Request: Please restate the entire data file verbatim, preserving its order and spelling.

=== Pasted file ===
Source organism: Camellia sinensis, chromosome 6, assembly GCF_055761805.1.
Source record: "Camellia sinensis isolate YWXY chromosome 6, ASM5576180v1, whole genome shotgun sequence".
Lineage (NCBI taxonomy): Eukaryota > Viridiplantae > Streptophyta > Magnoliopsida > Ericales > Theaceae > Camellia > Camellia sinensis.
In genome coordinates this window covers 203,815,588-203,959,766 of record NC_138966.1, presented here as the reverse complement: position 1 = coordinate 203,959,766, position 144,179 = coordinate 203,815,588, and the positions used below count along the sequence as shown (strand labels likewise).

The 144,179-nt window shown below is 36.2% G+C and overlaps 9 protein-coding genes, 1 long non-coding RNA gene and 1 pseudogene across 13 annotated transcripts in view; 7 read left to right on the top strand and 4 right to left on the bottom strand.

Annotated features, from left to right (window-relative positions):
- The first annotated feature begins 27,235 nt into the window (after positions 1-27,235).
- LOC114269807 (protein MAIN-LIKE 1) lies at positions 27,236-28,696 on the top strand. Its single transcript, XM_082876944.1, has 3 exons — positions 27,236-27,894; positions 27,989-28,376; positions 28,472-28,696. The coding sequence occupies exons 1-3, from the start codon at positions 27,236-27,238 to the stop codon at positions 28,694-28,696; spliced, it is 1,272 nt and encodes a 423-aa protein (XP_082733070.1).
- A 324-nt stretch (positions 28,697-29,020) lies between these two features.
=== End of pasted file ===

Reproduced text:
Source organism: Camellia sinensis, chromosome 6, assembly GCF_055761805.1.
Source record: "Camellia sinensis isolate YWXY chromosome 6, ASM5576180v1, whole genome shotgun sequence".
Lineage (NCBI taxonomy): Eukaryota > Viridiplantae > Streptophyta > Magnoliopsida > Ericales > Theaceae > Camellia > Camellia sinensis.
In genome coordinates this window covers 203,815,588-203,959,766 of record NC_138966.1, presented here as the reverse complement: position 1 = coordinate 203,959,766, position 144,179 = coordinate 203,815,588, and the positions used below count along the sequence as shown (strand labels likewise).

The 144,179-nt window shown below is 36.2% G+C and overlaps 9 protein-coding genes, 1 long non-coding RNA gene and 1 pseudogene across 13 annotated transcripts in view; 7 read left to right on the top strand and 4 right to left on the bottom strand.

Annotated features, from left to right (window-relative positions):
- The first annotated feature begins 27,235 nt into the window (after positions 1-27,235).
- LOC114269807 (protein MAIN-LIKE 1) lies at positions 27,236-28,696 on the top strand. Its single transcript, XM_082876944.1, has 3 exons — positions 27,236-27,894; positions 27,989-28,376; positions 28,472-28,696. The coding sequence occupies exons 1-3, from the start codon at positions 27,236-27,238 to the stop codon at positions 28,694-28,696; spliced, it is 1,272 nt and encodes a 423-aa protein (XP_082733070.1).
- A 324-nt stretch (positions 28,697-29,020) lies between these two features.